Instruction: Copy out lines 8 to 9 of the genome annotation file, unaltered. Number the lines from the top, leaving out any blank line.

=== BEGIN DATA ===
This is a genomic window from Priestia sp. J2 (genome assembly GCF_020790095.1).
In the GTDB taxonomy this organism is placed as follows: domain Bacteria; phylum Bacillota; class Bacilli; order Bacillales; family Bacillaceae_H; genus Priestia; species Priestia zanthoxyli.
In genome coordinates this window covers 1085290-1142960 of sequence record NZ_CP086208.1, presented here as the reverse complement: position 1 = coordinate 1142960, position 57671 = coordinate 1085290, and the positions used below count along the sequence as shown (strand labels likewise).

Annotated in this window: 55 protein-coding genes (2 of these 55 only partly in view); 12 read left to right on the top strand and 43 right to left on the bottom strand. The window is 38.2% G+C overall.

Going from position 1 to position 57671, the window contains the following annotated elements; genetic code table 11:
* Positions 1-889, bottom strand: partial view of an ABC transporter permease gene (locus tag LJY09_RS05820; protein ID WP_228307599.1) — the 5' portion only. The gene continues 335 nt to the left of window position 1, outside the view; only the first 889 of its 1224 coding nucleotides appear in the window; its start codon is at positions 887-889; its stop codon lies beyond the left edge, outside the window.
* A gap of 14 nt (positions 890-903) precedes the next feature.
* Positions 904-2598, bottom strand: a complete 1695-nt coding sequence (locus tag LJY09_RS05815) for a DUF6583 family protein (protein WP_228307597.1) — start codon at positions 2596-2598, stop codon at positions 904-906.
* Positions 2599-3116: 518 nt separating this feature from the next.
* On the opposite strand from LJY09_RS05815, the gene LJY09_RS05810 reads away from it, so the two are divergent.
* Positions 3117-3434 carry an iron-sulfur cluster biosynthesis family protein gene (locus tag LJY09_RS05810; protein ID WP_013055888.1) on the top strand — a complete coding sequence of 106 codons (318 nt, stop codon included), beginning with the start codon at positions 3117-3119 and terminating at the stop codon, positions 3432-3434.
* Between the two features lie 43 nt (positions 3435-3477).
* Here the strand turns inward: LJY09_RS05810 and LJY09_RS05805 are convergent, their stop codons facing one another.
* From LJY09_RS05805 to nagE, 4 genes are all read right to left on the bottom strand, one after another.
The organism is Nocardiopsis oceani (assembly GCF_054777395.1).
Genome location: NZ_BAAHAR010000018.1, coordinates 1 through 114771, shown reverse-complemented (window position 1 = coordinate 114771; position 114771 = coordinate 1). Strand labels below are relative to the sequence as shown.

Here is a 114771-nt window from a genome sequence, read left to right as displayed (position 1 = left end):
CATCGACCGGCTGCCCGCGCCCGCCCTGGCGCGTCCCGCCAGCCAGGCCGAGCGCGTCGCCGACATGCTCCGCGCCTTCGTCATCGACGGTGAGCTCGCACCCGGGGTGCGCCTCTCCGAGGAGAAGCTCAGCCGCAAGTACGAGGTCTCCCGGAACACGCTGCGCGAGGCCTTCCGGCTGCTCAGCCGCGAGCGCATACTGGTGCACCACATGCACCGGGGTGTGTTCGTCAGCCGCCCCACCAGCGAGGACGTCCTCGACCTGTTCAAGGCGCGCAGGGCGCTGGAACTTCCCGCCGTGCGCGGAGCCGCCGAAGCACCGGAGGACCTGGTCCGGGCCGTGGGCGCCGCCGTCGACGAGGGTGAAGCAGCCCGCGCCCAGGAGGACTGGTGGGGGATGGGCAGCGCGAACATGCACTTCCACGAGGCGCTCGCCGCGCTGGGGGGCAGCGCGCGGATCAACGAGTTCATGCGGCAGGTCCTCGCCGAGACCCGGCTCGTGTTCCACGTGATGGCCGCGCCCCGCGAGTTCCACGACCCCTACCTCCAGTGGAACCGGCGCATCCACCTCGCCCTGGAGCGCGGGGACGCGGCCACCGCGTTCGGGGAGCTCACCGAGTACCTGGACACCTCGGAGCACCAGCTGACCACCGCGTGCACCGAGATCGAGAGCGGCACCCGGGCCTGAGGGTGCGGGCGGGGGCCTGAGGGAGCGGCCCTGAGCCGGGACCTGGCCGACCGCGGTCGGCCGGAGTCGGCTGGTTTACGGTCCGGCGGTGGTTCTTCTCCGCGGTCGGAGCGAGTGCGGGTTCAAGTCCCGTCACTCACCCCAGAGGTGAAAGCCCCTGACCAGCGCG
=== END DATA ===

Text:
* Positions 904-2598, bottom strand: a complete 1695-nt coding sequence (locus tag LJY09_RS05815) for a DUF6583 family protein (protein WP_228307597.1) — start codon at positions 2596-2598, stop codon at positions 904-906.
* Positions 2599-3116: 518 nt separating this feature from the next.